Do I Need a Texas Lawyer to Get a Divorce?
A lot of people think divorce in Texas is simply changing the marital status from being married to being single. This is true, however, there are many things involved in getting a divorce in Texas.
In most cases, a person must file a petition for divorce within one year of the date the couple separated. There are exceptions, such as if the spouse was physically abusive towards the other spouse or committed adultery, but those situations are rare. In addition, the court will usually require both parties to attend mediation to try to work out the terms of the divorce.
The next step is filing a motion requesting that the court grant the divorce. A judge will set a hearing date and send a notice to each party. At the hearing, the judge will decide whether the divorce should go forward. If the judge decides to grant the divorce, he or she will issue a final decree of divorce.
After the divorce is granted, the former spouses will no longer be considered husband and wife. They will become single individuals again.Do I Legally Have to Hire a Lawyer to Get a Divorce in Texas?
Texas law does not require a party to hire a lawyer during a divorce proceeding unless it involves child custody issues. In fact, lawyers are not even required to file court documents on behalf of clients. However, many people choose to hire a divorce attorney because they believe having one will help reduce stress, avoid mistakes, and provide expert advice.If My Spouse Has a Divorce Lawyer Do I Need One?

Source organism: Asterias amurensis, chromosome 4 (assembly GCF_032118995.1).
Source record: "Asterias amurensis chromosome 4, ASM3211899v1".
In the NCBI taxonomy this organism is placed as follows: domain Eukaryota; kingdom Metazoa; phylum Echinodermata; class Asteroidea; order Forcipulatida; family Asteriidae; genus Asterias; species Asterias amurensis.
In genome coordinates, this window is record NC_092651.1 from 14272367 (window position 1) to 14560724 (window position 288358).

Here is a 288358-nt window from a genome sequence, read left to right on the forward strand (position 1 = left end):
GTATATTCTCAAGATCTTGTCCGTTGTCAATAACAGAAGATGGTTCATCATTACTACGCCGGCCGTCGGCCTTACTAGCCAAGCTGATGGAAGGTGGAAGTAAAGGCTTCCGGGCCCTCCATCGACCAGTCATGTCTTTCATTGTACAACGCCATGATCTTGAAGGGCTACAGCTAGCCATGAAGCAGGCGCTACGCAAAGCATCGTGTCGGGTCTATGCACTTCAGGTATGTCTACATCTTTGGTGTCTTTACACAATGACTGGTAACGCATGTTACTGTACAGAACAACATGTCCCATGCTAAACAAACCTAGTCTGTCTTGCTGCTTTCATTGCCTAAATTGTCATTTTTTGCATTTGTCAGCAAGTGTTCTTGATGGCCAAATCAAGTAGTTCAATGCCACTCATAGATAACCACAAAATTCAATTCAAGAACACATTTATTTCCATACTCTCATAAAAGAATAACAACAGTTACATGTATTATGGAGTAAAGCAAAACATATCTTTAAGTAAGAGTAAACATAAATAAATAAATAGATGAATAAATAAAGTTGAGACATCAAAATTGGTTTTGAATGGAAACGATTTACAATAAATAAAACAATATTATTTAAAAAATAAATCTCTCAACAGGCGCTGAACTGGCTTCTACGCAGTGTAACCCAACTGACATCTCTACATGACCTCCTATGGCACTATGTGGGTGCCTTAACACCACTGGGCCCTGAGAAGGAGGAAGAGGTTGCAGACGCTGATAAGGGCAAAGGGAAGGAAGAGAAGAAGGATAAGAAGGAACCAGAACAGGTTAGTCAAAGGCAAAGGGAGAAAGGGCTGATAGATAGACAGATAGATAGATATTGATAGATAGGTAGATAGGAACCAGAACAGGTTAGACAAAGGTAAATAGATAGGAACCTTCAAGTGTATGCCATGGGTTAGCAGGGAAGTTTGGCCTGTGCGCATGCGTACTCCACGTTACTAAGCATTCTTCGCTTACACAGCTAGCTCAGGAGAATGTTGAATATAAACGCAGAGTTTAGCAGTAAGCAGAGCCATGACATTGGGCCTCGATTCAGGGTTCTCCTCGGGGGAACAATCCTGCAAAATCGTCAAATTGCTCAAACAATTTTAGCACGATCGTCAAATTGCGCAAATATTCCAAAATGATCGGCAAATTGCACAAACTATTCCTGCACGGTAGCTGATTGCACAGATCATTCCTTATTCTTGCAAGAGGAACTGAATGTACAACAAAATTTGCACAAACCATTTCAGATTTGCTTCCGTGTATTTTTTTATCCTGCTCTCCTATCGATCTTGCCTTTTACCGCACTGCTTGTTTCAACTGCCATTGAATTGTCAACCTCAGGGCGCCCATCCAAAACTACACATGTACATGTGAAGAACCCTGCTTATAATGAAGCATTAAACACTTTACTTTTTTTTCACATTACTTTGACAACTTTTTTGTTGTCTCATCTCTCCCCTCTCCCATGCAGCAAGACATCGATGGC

Divorce is expensive, stressful, and emotionally draining. When couples split up, each side typically hires a lawyer to represent him or herself during the proceedings. But there are times when both spouses agree to work together, rather than hiring separate attorneys. This generally happens when one party wants to avoid conflict, or because he or she feels like the other party needs help negotiating a settlement.
In some cases, however, it is advisable to retain a divorce attorney on your own behalf. If you don’t, you could end up losing out on important benefits such as child support, alimony, and property division. Here is why you might want to consider retaining your own divorce lawyer.You Can Negotiate Better Than Your Spouse
When you negotiate with someone else, you are able to make concessions that you wouldn’t otherwise be willing to make. For example, if your spouse wants to keep the family home, you may feel pressured to agree to let him or her keep it. However, if you are working with a divorce lawyer, you can take the lead and offer to sell the house and use the proceeds to pay off debts or invest in retirement accounts.The Lawyer Will Protect Your Interests
A lot of people assume that their spouse is going to win the case, and therefore won’t care about how much money they lose. They might tell themselves that they aren’t worth anything anyway, so why should they worry about being taken advantage of? Unfortunately, this attitude often leads to poor decisions on the part of the client. A divorce lawyer knows how to protect clients’ interests, and will fight hard to ensure that the terms of the agreement are fair.Can We Just Hire One Lawyer to Do the Divorce?